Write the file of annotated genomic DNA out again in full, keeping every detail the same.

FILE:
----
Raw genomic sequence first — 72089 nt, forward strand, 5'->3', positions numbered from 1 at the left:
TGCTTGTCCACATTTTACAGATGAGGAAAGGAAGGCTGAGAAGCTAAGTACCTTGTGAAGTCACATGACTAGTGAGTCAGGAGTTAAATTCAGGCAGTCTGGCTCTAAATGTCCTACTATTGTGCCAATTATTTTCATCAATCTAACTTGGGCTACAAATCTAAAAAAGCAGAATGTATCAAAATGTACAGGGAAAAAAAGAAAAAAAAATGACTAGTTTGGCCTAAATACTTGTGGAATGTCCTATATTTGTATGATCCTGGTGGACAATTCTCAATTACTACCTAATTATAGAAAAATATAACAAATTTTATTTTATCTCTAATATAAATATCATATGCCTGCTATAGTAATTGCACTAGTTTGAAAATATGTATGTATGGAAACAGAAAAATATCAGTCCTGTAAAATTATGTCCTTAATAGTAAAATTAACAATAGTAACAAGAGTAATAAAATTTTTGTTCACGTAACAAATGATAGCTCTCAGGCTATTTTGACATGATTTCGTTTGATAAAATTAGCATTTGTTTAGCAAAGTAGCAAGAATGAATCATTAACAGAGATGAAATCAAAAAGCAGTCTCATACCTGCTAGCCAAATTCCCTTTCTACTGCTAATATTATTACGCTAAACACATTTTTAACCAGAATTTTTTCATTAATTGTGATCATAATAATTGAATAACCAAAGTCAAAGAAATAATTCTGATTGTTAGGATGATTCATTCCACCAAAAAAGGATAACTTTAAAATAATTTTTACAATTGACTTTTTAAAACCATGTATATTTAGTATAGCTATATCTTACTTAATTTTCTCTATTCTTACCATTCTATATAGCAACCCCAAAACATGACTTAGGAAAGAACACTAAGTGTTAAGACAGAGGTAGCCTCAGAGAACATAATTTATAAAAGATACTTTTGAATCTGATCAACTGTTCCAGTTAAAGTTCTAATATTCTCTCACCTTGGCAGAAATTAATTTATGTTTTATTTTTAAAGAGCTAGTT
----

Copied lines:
Raw genomic sequence first — 72089 nt, forward strand, 5'->3', positions numbered from 1 at the left:
TGCTTGTCCACATTTTACAGATGAGGAAAGGAAGGCTGAGAAGCTAAGTACCTTGTGAAGTCACATGACTAGTGAGTCAGGAGTTAAATTCAGGCAGTCTGGCTCTAAATGTCCTACTATTGTGCCAATTATTTTCATCAATCTAACTTGGGCTACAAATCTAAAAAAGCAGAATGTATCAAAATGTACAGGGAAAAAAAGAAAAAAAAATGACTAGTTTGGCCTAAATACTTGTGGAATGTCCTATATTTGTATGATCCTGGTGGACAATTCTCAATTACTACCTAATTATAGAAAAATATAACAAATTTTATTTTATCTCTAATATAAATATCATATGCCTGCTATAGTAATTGCACTAGTTTGAAAATATGTATGTATGGAAACAGAAAAATATCAGTCCTGTAAAATTATGTCCTTAATAGTAAAATTAACAATAGTAACAAGAGTAATAAAATTTTTGTTCACGTAACAAATGATAGCTCTCAGGCTATTTTGACATGATTTCGTTTGATAAAATTAGCATTTGTTTAGCAAAGTAGCAAGAATGAATCATTAACAGAGATGAAATCAAAAAGCAGTCTCATACCTGCTAGCCAAATTCCCTTTCTACTGCTAATATTATTACGCTAAACACATTTTTAACCAGAATTTTTTCATTAATTGTGATCATAATAATTGAATAACCAAAGTCAAAGAAATAATTCTGATTGTTAGGATGATTCATTCCACCAAAAAAGGATAACTTTAAAATAATTTTTACAATTGACTTTTTAAAACCATGTATATTTAGTATAGCTATATCTTACTTAATTTTCTCTATTCTTACCATTCTATATAGCAACCCCAAAACATGACTTAGGAAAGAACACTAAGTGTTAAGACAGAGGTAGCCTCAGAGAACATAATTTATAAAAGATACTTTTGAATCTGATCAACTGTTCCAGTTAAAGTTCTAATATTCTCTCACCTTGGCAGAAATTAATTTATGTTTTATTTTTAAAGAGCTAGTT